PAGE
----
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In this exercise, the only real differences from the pure contour exercise is that in modified contour you get to look at your paper - at the paper you're doing the actual drawing on. You'll also be drawing within a format - you recall: the frame, the container, the bounding space around your drawing. The format will become more important as we get into negative space - the next exercise. I'm throwing out terms you should be familiar with by now. If not, you can reference them below:
So, if you need to, I recommend re-reading Modified Contour in the foundation lessons or either of the Ears or Nose Modified contour lessons. I'm going to give the quick version of modified contour here - as applicable to the eyes.
So get yourself comfortable, I've adapted a previous exercise for eyelids.
Recall, modified contour is just like pure contour except you get to look at your paper. You spend 90% of the time looking at the subject (parts of the eye in this case) and 10% looking at your drawing. You begin to size the proportions of your drawing by sight. That is, by comparing, judging angles, relating one line or part to another you can reproduce a drawing that looks like the subject you're drawing - with all its proportions intact.
Formats are the framework (rectangular in this case) you draw your exercises in. You can print them from their separate pages or trace them right off the screen.
You'll be Drawing This Eyelid
Step 1: Setting up
Step 2: Getting acquainted with what you'll be drawing
So, now that you've comfortably positioned yourself, give the eyelid on the screen a good look. As you did in the pure contour exercise, start in one spot - any spot. With your eyes, track the contour lines all the way around the shape. Look at the texture, look at the shapes in and around the eyelid. Allow the shift back to R-mode to begin. Be aware again, of how this shift in perception feels.
Eyelids within the format
I've picked 2 diagonal lines to reference here
Imagining this next piece
of angled line
(Note: compare this next
I'm starting with the upper lid plate margin and working my way around. Rather than try and draw whole line sections, visually break them up into small straight lines. Remember, you're learning to do two things here: youre' learning how to draw eyelids and built lots of depth in accessing R-mode, i.e. seeing as an artist sees.
And then the next section...
and the next...
Here I've added the margin of the upper eyelid that lies right on top of the eyeball. I did it in one big jump from the previous drawing but you get the idea, right? (Remember, you're using your imagination here and visualizing the jump from the original illustration to your drawing paper.)
And the next...
Adding the lower lid margin that touches the eyeball...again in one fell swoop. Break it into smaller sections if that works for you.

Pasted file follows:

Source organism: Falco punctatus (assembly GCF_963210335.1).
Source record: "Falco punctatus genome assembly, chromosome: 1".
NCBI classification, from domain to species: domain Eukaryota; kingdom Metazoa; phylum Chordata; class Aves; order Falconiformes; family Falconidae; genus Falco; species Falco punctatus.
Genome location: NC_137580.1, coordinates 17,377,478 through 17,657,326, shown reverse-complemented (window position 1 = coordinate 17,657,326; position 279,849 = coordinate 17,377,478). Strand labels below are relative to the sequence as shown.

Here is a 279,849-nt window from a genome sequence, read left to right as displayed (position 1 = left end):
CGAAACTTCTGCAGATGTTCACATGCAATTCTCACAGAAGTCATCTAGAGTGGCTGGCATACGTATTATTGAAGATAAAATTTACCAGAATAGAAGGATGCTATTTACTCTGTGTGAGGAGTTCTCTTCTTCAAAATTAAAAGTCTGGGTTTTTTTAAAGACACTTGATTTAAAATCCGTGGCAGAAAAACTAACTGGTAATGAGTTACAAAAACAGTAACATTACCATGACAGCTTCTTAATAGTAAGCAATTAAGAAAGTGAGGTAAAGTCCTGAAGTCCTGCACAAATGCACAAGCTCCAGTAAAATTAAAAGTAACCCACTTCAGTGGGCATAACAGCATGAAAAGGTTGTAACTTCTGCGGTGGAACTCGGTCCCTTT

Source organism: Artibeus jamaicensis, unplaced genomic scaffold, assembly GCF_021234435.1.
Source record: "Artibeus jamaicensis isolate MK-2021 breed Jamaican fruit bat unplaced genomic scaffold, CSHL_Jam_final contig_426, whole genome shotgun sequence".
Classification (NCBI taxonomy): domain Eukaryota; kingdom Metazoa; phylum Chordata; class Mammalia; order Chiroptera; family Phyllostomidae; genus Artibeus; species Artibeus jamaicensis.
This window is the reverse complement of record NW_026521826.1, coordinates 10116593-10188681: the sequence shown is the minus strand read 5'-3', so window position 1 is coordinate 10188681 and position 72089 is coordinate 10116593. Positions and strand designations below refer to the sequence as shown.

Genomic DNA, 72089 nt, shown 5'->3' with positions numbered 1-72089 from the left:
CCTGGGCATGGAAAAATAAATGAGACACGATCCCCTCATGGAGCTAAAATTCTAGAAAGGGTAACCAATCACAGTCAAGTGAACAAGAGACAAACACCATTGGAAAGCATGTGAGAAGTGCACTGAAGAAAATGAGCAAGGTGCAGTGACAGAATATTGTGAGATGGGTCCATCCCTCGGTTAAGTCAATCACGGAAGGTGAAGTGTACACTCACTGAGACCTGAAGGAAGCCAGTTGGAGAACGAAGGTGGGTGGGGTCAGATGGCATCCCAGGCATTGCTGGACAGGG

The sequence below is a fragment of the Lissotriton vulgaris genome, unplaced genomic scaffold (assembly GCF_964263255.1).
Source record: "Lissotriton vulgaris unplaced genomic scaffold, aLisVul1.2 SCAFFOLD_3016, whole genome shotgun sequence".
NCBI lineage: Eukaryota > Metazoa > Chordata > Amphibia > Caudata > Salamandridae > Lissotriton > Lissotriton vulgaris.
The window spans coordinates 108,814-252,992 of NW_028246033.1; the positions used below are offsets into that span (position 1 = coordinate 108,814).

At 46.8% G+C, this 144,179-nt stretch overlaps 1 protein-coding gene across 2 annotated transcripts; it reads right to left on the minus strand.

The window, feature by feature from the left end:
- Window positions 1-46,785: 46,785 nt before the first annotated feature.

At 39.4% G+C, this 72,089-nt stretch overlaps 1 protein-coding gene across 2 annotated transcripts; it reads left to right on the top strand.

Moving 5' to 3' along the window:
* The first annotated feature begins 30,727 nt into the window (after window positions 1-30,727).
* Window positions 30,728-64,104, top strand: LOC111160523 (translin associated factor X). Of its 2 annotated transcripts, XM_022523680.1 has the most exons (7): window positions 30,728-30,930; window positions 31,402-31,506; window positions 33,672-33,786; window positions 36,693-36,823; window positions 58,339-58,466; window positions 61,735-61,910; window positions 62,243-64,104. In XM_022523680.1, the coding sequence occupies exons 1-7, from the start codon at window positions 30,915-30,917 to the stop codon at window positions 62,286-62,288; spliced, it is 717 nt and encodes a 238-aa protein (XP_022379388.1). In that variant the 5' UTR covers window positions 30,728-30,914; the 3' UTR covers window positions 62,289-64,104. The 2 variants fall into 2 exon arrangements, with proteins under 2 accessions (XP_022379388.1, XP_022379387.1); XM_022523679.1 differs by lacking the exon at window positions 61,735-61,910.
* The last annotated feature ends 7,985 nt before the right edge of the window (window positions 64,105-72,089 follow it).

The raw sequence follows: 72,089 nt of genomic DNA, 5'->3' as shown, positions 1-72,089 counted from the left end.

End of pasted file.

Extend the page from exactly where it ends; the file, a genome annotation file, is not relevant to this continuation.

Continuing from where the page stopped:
Note: the lower lid is a double line. That's because the lid has thickness to it and if you look in the mirror right now, you'll see the lighter or shinier margin of the lid edge. This thin edge along the eyelid is the aslo the origin of all the eyelashes. The upper lid has the same margin to it - it's just not as obvious as the lower lid.
And so on...
Here I've added the little pouch of the lower lid.
And lastly I've added a little wrinkle at the "lateral" corner (earside) of the eye and the "nasal groove" at the "medial" aspect (nose side) of the drawing.
Now you have the idea.
Lets review the technique a little: Fix your eyes on any line, (or contour) that grabs you. Again, in comparison to vertical or horizontal, which way does it go? Which way does it angle? I'm easing you into making it a habit to compare contours, or any line for that matter, to vertical and horizontal.
Like the pure contour method, the vast majority of your time in this exercise should be spent on observing and recording what you see. Maybe 10% of the time should you be looking at the paper.
As a reminder: everything you need to know is in front of your eyes. You just need to observe those perceptions - no reason to think, no need for words. The finished picture will be a recording of those fresh, honest observations you made while you were immersed in R-mode.
So that's your job: play reporter and get your observations down. Since you don't need to do anything else, this will feel easy, you'll feel relaxed, and confident as you get engaged with the information in front of you. You'll be fascinated how the puzzle pieces will come together.
You've set up the conditions so R-mode can process the information. And that's why once you can leave the critical, domineering, belligerent L-mode behind, it becomes easy. What you see is just "information". And you're the conduit between the "information" and the paper.
Now following these exact same directions do:
A) 4 drawings of the pupil and iris within the eyelid drawings you've just done.
Draw the pupil and iris inside the eyelids
Review the Pupils exercises if necessary and go for it! You've drawn the eyelids, now fill them in with pupils and irises. Experiment with the placement of the pupils. Have fun with it!
Take a break. You deserve it. Next exercise is a "Negative Space" treatment of the eyelid/iris/pupil you've e just completed. If this seems like I'm getting redundant, that's good! I want you to so familiar with the basic drawing skills that they'll be second nature.
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